How a Deep Space Nine Villain Influenced Star Trek: Lower Decks

The spirit of gaming is rich in this episode, where the Lower Deck crew face challenges to overcome as they choose new pathways to success in their careers!

"The Least Dangerous Game" -- Nolan North plays K’ranch and Jack Quaid as Ensign Brad Boimler of the Paramount+ series STAR TREK: LOWER DECKS
Photo: PARAMOUNT+ ©2022 CBS Interactive, Inc. All Rights Reserved

This article contains Star Trek: Lower Decks spoilers.

Star Trek: Lower Decks Season 3 Episode 2

It’s the thrill of the chase. That’s the dominant theme in Star Trek: Lower Decks “The Least Dangerous Game.” Themes of game play, challenge, and the hunt resonate in this episode along with some popular Star Trek and non-Trek elements, all tied together with a little inspiration from a lesser-known character from Star Trek: Deep Space Nine.

Anthony Rapp showed us last year that there is a strong intersection between fans of Dungeons & Dragons and Star Trek. Sure enough, when the opening scene of this episode shows us General Martok (voiced by J.G. Hertzler) as the imaginary Dungeon Master in a Klingon screen-directed role-playing game titled Bat’leths & BHInuchs, you could almost hear the fans roll their own polyhedral dice in excitement. 

This sets the stage for the rest of the episode, which is definitely filled with all sorts of challenges for the Lower Deckers to overcome. This includes a realization from Ensign Boimler (Jack Quaid) that he needs to be bolder and take on new challenges in his quest for promotion which includes a springball game, singing Bajoran dirges (with that patented Boimler scream!), and volunteering to be hunted in a live hunt. 

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A live hunt is, of course, the ultimate game and it’s a challenge that has been at the forefront of Lower Decks showrunner Mike McMahan’s mind.

“I’ve been trying to bring Tossk from Deep Space Nine into my own Star Trek since Lower Decks season one” McMahan tells us. “In fact, I tried to bring him into Rick and Morty! But I think they eventually brought in a character inspired by him after we parted ways – which, of course, always happens.” (The Rick and Morty character McMahan is referring to is Mr. Always Wants to be Hunted.)

The Star Trek: Deep Space Nine episode in question, “Captive Pursuit,” sees the reptilian Tosk docks at Deep Space Nine for repairs to his ship to evade the Hunters who pursue him.  In the case of Lower Decks, Boimler plays the role of Tosk in this story.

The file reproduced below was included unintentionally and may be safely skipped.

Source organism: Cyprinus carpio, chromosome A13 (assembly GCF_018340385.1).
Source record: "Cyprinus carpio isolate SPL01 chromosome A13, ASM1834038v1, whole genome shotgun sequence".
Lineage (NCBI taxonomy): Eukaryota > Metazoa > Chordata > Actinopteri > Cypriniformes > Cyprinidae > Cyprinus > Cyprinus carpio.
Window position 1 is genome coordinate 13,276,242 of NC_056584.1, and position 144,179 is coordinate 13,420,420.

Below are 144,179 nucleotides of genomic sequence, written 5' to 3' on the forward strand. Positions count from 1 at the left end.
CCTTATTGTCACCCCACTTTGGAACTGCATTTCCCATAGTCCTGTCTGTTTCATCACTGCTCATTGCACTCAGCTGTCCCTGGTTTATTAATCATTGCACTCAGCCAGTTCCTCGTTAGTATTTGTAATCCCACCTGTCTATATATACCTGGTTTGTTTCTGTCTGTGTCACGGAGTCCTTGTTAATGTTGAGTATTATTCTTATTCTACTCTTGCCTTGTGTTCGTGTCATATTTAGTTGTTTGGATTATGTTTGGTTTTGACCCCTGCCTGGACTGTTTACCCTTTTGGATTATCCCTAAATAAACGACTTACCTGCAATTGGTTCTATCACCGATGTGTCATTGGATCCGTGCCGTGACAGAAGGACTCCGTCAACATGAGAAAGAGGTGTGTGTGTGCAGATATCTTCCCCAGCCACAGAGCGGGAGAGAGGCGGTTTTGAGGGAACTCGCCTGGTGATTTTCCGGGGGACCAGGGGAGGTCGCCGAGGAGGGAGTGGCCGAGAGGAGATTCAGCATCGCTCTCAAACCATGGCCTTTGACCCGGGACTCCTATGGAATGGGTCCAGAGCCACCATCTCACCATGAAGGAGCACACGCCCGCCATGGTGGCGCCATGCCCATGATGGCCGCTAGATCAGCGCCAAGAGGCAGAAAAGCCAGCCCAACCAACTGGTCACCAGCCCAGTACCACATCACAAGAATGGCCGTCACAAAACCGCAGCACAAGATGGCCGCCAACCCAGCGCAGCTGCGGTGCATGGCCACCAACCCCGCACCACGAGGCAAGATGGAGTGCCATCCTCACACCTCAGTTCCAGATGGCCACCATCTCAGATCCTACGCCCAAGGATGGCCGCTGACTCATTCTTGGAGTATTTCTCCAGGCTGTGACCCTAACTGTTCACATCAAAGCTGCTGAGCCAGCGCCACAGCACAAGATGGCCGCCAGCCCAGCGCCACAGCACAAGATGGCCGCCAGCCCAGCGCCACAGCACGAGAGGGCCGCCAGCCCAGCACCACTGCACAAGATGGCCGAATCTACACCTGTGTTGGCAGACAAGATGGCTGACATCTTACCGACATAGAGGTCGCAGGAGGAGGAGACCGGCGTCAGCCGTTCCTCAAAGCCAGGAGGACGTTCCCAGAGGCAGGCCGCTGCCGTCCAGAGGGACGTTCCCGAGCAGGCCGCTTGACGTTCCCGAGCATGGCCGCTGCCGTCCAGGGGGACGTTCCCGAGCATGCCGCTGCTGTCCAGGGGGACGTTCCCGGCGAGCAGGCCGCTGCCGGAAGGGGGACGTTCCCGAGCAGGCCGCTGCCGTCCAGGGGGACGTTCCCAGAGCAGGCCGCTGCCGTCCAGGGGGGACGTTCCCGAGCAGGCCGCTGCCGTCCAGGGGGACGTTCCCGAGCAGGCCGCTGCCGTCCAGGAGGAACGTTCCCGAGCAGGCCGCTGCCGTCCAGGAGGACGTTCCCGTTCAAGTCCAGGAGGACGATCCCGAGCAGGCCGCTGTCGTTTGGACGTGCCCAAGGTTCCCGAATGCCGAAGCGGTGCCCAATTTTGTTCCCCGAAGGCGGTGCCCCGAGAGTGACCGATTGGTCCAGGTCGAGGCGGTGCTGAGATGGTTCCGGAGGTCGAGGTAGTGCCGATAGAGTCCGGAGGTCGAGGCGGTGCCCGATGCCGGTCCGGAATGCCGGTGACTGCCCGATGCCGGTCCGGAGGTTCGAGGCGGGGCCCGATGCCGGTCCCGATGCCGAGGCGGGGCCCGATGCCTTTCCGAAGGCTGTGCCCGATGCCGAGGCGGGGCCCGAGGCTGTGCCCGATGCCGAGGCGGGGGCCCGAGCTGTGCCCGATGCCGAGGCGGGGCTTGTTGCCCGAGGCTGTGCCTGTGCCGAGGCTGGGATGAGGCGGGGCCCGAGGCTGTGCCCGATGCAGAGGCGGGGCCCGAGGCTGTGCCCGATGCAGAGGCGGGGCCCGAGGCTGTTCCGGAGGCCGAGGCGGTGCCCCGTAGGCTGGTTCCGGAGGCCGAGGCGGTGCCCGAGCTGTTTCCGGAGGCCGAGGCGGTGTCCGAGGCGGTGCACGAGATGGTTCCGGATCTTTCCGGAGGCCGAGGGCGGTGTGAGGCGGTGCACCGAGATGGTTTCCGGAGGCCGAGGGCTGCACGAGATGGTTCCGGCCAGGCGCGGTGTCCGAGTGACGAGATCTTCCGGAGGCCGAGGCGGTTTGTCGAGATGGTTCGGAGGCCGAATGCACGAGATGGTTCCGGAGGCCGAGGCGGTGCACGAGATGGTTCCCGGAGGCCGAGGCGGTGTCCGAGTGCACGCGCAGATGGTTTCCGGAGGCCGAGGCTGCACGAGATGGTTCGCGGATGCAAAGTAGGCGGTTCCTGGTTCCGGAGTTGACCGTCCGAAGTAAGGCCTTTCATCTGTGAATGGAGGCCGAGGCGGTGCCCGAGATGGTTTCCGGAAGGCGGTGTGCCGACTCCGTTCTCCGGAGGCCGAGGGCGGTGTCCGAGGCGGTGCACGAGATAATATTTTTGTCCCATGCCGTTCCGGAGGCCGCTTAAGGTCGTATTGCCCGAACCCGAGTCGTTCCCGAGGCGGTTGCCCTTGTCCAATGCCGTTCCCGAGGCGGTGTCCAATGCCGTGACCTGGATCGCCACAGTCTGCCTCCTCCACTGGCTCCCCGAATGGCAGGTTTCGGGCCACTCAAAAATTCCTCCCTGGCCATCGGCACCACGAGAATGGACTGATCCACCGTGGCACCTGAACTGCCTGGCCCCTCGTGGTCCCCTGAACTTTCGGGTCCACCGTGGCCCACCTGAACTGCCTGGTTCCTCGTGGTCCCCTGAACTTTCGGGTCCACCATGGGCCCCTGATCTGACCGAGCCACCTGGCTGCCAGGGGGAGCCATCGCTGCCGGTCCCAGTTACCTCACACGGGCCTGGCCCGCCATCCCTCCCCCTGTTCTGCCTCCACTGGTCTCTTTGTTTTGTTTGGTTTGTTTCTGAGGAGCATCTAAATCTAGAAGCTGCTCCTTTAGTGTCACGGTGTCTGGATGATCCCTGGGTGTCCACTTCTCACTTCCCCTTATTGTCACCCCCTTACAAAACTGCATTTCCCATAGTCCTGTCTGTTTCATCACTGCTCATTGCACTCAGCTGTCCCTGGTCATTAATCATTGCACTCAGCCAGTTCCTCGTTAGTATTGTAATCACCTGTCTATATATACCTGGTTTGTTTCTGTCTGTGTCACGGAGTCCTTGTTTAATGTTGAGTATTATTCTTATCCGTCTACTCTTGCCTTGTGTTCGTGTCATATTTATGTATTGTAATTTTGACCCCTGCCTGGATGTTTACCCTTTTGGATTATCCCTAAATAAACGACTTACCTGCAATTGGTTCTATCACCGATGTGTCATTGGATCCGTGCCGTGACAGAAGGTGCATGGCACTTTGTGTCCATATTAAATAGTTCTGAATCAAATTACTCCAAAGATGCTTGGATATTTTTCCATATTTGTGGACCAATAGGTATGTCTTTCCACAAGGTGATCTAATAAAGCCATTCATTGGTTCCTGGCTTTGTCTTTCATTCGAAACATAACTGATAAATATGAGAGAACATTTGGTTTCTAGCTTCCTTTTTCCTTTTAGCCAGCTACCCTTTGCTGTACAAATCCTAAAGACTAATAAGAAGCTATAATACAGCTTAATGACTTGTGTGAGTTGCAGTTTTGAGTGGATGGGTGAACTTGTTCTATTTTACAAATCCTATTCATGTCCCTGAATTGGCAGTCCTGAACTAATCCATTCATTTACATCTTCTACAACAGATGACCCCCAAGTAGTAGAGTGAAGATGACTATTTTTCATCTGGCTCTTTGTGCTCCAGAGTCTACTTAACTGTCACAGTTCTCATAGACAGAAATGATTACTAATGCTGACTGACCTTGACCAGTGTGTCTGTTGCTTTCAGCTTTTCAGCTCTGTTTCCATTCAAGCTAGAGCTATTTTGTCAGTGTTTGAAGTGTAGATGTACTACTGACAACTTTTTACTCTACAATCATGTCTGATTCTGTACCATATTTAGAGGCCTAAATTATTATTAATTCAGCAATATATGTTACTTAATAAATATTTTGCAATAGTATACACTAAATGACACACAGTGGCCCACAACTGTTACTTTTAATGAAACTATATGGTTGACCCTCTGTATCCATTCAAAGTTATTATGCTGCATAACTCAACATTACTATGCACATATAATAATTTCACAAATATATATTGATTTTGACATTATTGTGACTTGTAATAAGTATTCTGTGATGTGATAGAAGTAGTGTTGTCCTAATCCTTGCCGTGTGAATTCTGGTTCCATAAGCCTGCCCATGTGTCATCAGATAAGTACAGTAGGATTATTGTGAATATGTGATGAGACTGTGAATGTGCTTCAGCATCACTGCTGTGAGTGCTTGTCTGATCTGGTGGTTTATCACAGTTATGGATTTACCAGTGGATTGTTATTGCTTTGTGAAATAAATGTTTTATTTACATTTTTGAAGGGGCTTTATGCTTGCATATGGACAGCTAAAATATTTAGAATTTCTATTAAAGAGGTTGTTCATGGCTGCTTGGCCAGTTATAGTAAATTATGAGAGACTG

As part of a realization that he needs to be more aggressive and bolder in his quest for promotion, Boimler volunteers to be the prey in a live hunt with a menacing-looking alien species without thinking of the consequences. It’s a hilarious sub-plot that not only recalls that DS9 episode but also puts it into a gaming context that fans can appreciate.

“I really wanted to get a Hunter on the ship. I loved Tosk.” McMahan says. Just to clarify, Mike is referring to the thrill of the hunt here, in that the real game (even though the show starts with a Klingon role-playing game!) is a a hunter, namely K’ranch, hunting Boimler like Tosk. 

“I don’t know if this is an influence but I love Predator.” McMahan tells us. “And I don’t know if you’ve seen Prey but I love sci-fi hunt stories. They’re always great. The original Predator is my favorite version of that. Maybe Aliens but [it’s a] different vibe.”

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Nevertheless, there’s a Predator vibe in this episode with the monstrous hunter, K’ranch, the intelligent technology, and even the glowing ooze that’s used to mark Boimler as his prey. Of course, if you throw the patented Boimler scream into the mix and add the funny interludes in the hunt sequence, you get a game that’s not only hilarious to watch but delivers on the promise of the episode’s title.

Star Trek: Lower Decks drops every Thursday on Paramount + in the US and on CTV’s Sci-Fi Channel in Canada.